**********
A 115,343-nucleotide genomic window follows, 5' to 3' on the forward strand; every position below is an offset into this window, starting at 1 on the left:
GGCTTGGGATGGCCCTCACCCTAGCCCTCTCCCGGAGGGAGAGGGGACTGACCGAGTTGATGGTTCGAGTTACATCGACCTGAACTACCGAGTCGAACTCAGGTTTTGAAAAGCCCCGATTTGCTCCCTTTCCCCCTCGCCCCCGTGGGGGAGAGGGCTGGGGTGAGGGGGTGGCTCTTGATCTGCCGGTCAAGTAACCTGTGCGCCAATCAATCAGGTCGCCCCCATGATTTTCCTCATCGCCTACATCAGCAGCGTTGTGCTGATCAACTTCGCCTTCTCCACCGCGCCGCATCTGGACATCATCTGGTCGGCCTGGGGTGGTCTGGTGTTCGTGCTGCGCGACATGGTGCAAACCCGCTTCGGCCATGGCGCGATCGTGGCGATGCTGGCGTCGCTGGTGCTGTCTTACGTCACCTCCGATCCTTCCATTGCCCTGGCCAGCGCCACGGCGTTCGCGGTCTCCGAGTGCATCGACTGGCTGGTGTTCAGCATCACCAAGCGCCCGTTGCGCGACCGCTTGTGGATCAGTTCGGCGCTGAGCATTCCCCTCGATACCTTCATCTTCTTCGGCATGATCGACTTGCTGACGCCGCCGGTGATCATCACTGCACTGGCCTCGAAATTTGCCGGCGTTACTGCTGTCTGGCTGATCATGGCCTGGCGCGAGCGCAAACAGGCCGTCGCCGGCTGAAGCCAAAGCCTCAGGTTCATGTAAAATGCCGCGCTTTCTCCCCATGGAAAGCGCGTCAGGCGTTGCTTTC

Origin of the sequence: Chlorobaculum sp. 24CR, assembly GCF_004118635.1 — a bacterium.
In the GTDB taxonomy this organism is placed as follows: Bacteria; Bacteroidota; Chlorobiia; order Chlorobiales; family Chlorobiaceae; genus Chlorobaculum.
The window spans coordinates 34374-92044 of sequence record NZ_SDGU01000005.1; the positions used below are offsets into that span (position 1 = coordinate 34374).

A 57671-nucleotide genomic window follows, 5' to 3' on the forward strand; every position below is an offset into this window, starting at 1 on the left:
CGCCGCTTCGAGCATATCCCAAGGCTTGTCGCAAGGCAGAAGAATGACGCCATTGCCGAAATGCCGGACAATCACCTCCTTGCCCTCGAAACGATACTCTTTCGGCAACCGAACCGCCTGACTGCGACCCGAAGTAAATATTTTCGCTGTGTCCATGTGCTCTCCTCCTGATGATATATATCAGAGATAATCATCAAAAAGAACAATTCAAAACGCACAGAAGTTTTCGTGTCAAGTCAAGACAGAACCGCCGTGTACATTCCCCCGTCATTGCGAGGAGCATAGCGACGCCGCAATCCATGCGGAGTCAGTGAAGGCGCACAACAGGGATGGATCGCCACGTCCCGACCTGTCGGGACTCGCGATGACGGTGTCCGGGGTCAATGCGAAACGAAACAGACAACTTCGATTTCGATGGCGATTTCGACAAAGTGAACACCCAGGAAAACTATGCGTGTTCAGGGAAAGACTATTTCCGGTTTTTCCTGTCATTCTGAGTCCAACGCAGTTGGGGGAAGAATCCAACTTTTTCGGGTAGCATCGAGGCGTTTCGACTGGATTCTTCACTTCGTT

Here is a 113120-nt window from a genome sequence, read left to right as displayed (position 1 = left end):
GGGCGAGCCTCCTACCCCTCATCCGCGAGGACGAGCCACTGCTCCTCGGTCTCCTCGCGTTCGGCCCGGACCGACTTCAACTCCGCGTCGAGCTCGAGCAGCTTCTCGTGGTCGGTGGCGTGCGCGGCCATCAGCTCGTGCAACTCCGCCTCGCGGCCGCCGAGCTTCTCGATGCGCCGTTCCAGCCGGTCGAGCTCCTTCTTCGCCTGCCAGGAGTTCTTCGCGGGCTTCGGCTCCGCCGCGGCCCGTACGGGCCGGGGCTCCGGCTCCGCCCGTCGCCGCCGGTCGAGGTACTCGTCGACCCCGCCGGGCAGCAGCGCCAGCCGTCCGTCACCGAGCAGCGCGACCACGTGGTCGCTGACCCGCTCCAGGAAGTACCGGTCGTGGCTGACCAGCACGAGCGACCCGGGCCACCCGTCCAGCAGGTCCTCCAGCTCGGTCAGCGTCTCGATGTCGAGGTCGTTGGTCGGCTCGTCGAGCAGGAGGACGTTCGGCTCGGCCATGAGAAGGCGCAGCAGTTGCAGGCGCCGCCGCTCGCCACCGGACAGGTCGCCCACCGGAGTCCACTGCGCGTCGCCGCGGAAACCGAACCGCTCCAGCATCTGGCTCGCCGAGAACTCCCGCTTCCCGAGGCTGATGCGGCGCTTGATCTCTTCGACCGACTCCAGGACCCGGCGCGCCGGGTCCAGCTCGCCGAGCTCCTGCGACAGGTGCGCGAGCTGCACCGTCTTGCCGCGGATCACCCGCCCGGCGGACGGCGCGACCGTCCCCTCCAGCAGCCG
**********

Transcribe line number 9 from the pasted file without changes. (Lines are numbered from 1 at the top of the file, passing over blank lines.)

GGGCGAGCCTCCTACCCCTCATCCGCGAGGACGAGCCACTGCTCCTCGGTCTCCTCGCGTTCGGCCCGGACCGACTTCAACTCCGCGTCGAGCTCGAGCAGCTTCTCGTGGTCGGTGGCGTGCGCGGCCATCAGCTCGTGCAACTCCGCCTCGCGGCCGCCGAGCTTCTCGATGCGCCGTTCCAGCCGGTCGAGCTCCTTCTTCGCCTGCCAGGAGTTCTTCGCGGGCTTCGGCTCCGCCGCGGCCCGTACGGGCCGGGGCTCCGGCTCCGCCCGTCGCCGCCGGTCGAGGTACTCGTCGACCCCGCCGGGCAGCAGCGCCAGCCGTCCGTCACCGAGCAGCGCGACCACGTGGTCGCTGACCCGCTCCAGGAAGTACCGGTCGTGGCTGACCAGCACGAGCGACCCGGGCCACCCGTCCAGCAGGTCCTCCAGCTCGGTCAGCGTCTCGATGTCGAGGTCGTTGGTCGGCTCGTCGAGCAGGAGGACGTTCGGCTCGGCCATGAGAAGGCGCAGCAGTTGCAGGCGCCGCCGCTCGCCACCGGACAGGTCGCCCACCGGAGTCCACTGCGCGTCGCCGCGGAAACCGAACCGCTCCAGCATCTGGCTCGCCGAGAACTCCCGCTTCCCGAGGCTGATGCGGCGCTTGATCTCTTCGACCGACTCCAGGACCCGGCGCGCCGGGTCCAGCTCGCCGAGCTCCTGCGACAGGTGCGCGAGCTGCACCGTCTTGCCGCGGATCACCCGCCCGGCGGACGGCGCGACCGTCCCCTCCAGCAGCCG